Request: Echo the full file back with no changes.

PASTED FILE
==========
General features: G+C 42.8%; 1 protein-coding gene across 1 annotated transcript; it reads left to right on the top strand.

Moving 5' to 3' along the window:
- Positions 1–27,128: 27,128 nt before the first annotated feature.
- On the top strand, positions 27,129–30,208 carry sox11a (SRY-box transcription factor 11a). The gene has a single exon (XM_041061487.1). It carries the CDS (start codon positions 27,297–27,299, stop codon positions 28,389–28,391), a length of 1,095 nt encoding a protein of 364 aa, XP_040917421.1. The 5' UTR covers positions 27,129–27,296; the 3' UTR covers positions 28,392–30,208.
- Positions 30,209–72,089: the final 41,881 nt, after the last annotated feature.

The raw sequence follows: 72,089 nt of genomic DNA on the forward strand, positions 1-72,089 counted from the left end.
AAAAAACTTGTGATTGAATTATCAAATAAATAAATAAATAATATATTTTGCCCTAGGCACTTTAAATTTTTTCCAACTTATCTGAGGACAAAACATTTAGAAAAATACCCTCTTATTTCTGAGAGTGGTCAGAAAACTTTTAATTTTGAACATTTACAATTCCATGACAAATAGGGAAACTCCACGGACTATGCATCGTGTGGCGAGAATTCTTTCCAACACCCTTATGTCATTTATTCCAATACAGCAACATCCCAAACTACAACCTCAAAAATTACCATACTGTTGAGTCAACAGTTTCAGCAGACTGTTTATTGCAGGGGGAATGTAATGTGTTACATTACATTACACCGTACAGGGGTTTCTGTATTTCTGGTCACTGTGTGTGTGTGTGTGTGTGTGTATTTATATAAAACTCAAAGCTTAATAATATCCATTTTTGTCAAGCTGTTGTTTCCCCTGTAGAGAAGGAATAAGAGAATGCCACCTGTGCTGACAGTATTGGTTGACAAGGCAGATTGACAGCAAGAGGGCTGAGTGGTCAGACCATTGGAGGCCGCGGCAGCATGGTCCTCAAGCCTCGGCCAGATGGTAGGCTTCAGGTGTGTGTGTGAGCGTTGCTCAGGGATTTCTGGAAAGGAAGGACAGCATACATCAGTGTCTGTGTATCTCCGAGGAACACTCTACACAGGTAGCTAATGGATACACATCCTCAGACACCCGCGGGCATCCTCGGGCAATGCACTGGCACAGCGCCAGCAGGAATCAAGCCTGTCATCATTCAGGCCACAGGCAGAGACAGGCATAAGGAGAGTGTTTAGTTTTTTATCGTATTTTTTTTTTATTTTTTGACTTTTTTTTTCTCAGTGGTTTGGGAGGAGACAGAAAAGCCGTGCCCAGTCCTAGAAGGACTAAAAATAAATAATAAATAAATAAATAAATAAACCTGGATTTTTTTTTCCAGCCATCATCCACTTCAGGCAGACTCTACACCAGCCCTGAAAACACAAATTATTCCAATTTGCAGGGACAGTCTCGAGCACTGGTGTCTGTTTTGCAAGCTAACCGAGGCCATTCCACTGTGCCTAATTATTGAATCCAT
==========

General features: G+C 42.8%; 1 protein-coding gene across 1 annotated transcript; it reads left to right on the top strand.

Moving 5' to 3' along the window:
- Positions 1–27,128: 27,128 nt before the first annotated feature.
- On the top strand, positions 27,129–30,208 carry sox11a (SRY-box transcription factor 11a). The gene has a single exon (XM_041061487.1). It carries the CDS (start codon positions 27,297–27,299, stop codon positions 28,389–28,391), a length of 1,095 nt encoding a protein of 364 aa, XP_040917421.1. The 5' UTR covers positions 27,129–27,296; the 3' UTR covers positions 28,392–30,208.
- Positions 30,209–72,089: the final 41,881 nt, after the last annotated feature.

The raw sequence follows: 72,089 nt of genomic DNA on the forward strand, positions 1-72,089 counted from the left end.
AAAAAACTTGTGATTGAATTATCAAATAAATAAATAAATAATATATTTTGCCCTAGGCACTTTAAATTTTTTCCAACTTATCTGAGGACAAAACATTTAGAAAAATACCCTCTTATTTCTGAGAGTGGTCAGAAAACTTTTAATTTTGAACATTTACAATTCCATGACAAATAGGGAAACTCCACGGACTATGCATCGTGTGGCGAGAATTCTTTCCAACACCCTTATGTCATTTATTCCAATACAGCAACATCCCAAACTACAACCTCAAAAATTACCATACTGTTGAGTCAACAGTTTCAGCAGACTGTTTATTGCAGGGGGAATGTAATGTGTTACATTACATTACACCGTACAGGGGTTTCTGTATTTCTGGTCACTGTGTGTGTGTGTGTGTGTGTGTATTTATATAAAACTCAAAGCTTAATAATATCCATTTTTGTCAAGCTGTTGTTTCCCCTGTAGAGAAGGAATAAGAGAATGCCACCTGTGCTGACAGTATTGGTTGACAAGGCAGATTGACAGCAAGAGGGCTGAGTGGTCAGACCATTGGAGGCCGCGGCAGCATGGTCCTCAAGCCTCGGCCAGATGGTAGGCTTCAGGTGTGTGTGTGAGCGTTGCTCAGGGATTTCTGGAAAGGAAGGACAGCATACATCAGTGTCTGTGTATCTCCGAGGAACACTCTACACAGGTAGCTAATGGATACACATCCTCAGACACCCGCGGGCATCCTCGGGCAATGCACTGGCACAGCGCCAGCAGGAATCAAGCCTGTCATCATTCAGGCCACAGGCAGAGACAGGCATAAGGAGAGTGTTTAGTTTTTTATCGTATTTTTTTTTTATTTTTTGACTTTTTTTTTCTCAGTGGTTTGGGAGGAGACAGAAAAGCCGTGCCCAGTCCTAGAAGGACTAAAAATAAATAATAAATAAATAAATAAATAAACCTGGATTTTTTTTTCCAGCCATCATCCACTTCAGGCAGACTCTACACCAGCCCTGAAAACACAAATTATTCCAATTTGCAGGGACAGTCTCGAGCACTGGTGTCTGTTTTGCAAGCTAACCGAGGCCATTCCACTGTGCCTAATTATTGAATCCAT